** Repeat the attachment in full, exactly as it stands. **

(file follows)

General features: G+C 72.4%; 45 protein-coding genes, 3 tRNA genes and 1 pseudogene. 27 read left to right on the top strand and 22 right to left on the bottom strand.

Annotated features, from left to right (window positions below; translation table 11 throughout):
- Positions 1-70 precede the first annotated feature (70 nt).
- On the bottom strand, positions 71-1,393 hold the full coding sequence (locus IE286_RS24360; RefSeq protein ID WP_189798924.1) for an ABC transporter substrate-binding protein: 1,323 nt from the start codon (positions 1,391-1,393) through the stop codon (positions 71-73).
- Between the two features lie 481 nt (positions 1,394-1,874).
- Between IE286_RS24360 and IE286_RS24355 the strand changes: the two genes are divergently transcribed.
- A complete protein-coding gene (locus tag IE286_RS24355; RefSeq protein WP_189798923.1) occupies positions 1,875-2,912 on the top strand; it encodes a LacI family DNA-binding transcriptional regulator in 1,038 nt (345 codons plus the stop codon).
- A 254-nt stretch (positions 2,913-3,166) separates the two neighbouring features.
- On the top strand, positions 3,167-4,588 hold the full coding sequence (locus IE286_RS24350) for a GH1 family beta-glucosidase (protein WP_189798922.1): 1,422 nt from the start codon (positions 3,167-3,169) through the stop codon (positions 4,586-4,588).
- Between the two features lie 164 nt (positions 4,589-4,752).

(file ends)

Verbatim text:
General features: G+C 72.4%; 45 protein-coding genes, 3 tRNA genes and 1 pseudogene. 27 read left to right on the top strand and 22 right to left on the bottom strand.

Annotated features, from left to right (window positions below; translation table 11 throughout):
- Positions 1-70 precede the first annotated feature (70 nt).
- On the bottom strand, positions 71-1,393 hold the full coding sequence (locus IE286_RS24360; RefSeq protein ID WP_189798924.1) for an ABC transporter substrate-binding protein: 1,323 nt from the start codon (positions 1,391-1,393) through the stop codon (positions 71-73).
- Between the two features lie 481 nt (positions 1,394-1,874).
- Between IE286_RS24360 and IE286_RS24355 the strand changes: the two genes are divergently transcribed.
- A complete protein-coding gene (locus tag IE286_RS24355; RefSeq protein WP_189798923.1) occupies positions 1,875-2,912 on the top strand; it encodes a LacI family DNA-binding transcriptional regulator in 1,038 nt (345 codons plus the stop codon).
- A 254-nt stretch (positions 2,913-3,166) separates the two neighbouring features.
- On the top strand, positions 3,167-4,588 hold the full coding sequence (locus IE286_RS24350) for a GH1 family beta-glucosidase (protein WP_189798922.1): 1,422 nt from the start codon (positions 3,167-3,169) through the stop codon (positions 4,586-4,588).
- Between the two features lie 164 nt (positions 4,589-4,752).